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The Value of a Merchant Banker

Merchant bankers work with management and operating partners to enhance the ultimate enterprise value of a company over time. While investment bankers are financial advisors focused on specific near-term transactions, merchant bankers take a longer view that is more closely aligned with management’s goals and compensation.

Recognizing the importance of “getting it right the first time,” most company owners seek out professionals (marketing agents, operational consultants, IT consultants, commercial bankers, commercial realtors, accountants and attorneys) whose expertise and experience can increase the viability and long-term value of their business. The availability of professionals and their expertise is often in direct proportion to the size of the company and its financial resources. Market, legal and practical demands cause each of the above professionals to be focused in their services. When emerging and underperforming companies struggle, it is rarely because of only one or two problems that these professionals can fix. Companies generally struggle due to the cumulative effect of one or two internal problems combined with external, uncontrollable events. Common examples of external events include industry transitions, loss/bankruptcy of key customers, economic downturns, loss of business partners and aggressive competitor encroachment, to name only a few of many possible challenges.

For example, commercial bankers probably have the broadest economic vision of the any of the above professionals. Yet the role of commercial bankers is legally limited by the nature of their superior claims for payment (collateralized loans) and OCC imposed requirements when a company is facing illiquidity. Accountants and consultants probably have the best vision of how the problems can be fixed. Yet the fee driven role of accountants and consultants is usually legally and/or market limited due to their need for independence and/or financial risk avoidance. Attorneys have the best vision for navigating and satisfying the legal process. Yet law firms are rarely staffed to conduct financial due-diligence, perform strategic planning, review/restructure business processes, provide crisis management or provide any other “hands-on” business expertise. Even if accountants, consultants and attorneys did provide it all, their services are tied to billable hours rather than the client’s success. None of the above professionals specialize in restructuring and financing emerging or underperforming companies in a “one stop” turn key fashion.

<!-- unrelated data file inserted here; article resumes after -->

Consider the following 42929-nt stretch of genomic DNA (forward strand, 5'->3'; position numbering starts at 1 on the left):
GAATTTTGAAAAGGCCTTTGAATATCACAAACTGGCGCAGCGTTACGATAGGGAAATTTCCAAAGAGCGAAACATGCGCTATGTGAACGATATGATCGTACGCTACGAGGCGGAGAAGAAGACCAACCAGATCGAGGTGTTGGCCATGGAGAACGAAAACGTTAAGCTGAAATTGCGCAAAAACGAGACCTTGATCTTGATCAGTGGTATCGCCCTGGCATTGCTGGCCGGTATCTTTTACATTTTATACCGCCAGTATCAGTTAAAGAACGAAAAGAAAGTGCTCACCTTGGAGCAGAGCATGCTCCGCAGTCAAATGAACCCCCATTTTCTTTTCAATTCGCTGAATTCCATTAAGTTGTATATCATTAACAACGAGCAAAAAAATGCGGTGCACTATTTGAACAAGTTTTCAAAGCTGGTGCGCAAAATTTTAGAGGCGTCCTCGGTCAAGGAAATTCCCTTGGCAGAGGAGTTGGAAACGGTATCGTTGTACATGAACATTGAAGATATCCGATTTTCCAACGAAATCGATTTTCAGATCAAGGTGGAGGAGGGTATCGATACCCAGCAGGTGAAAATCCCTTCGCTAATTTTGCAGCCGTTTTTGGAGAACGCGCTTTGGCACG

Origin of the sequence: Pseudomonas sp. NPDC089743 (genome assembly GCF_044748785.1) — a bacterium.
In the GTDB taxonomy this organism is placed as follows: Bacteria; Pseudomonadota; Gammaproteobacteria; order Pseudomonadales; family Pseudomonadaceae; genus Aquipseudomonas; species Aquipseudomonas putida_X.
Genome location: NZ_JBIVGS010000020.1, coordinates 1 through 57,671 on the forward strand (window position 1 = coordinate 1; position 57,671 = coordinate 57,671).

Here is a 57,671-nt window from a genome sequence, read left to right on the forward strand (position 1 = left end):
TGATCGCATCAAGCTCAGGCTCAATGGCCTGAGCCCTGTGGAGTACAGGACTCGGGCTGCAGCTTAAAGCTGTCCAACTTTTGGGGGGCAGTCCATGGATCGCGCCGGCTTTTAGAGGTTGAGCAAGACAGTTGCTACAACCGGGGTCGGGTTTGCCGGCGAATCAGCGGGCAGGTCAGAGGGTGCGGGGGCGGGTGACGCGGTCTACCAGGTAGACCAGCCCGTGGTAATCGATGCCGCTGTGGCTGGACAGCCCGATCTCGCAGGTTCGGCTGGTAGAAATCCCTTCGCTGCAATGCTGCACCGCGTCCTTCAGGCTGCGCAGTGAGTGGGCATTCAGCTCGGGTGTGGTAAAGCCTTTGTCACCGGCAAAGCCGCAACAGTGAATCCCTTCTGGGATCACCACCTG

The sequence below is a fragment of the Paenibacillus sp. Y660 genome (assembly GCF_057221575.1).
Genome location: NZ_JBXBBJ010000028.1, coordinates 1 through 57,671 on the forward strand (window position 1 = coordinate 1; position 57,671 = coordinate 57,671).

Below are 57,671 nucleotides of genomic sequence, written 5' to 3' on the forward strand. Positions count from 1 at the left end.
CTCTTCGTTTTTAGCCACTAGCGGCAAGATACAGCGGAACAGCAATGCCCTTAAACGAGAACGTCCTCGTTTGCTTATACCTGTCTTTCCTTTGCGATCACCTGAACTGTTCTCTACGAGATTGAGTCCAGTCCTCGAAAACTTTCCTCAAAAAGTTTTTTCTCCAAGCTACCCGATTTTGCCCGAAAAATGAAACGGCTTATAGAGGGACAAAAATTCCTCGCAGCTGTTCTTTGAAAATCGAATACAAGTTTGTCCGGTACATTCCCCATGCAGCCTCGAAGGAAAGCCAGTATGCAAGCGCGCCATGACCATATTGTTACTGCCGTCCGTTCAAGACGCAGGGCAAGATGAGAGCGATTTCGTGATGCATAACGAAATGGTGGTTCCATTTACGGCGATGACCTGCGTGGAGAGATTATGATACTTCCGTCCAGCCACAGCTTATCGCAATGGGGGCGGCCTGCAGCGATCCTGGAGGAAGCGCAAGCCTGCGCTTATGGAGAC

The reasons for involving a merchant banker are:

A good merchant banker should have a seasoned perspective and long term view of the markets for the company and be able to determine a reasonable range of business contingencies and outcomes that will provide the most informed assurance for success. Merchant bankers for emerging and underperforming companies should also have the near term perspective of how illiquidity, restructuring, reorganization and legal threats should be managed. The biggest threats to a company are the threats that are: 1) unseen, 2) unknown, 3) misunderstood or, worst of all, 4) seen, known and understood but not well managed.

When involving any professionals, company management has to be careful to not “clone” themselves. While this makes for a very harmonious relationship, people that see things the same way also miss the same things. Don't expect a "yes man" in any professionals you retain unless you like surprises. The best accountants, attorneys, bankers, consultants and advisors just want to see management goals achieved as guided by their particular knowledge of finance, laws, markets and/or operations. Since merchant banker compensation is tied primarily to solutions, collaborative objectivity is the only practical method of developing the best solutions.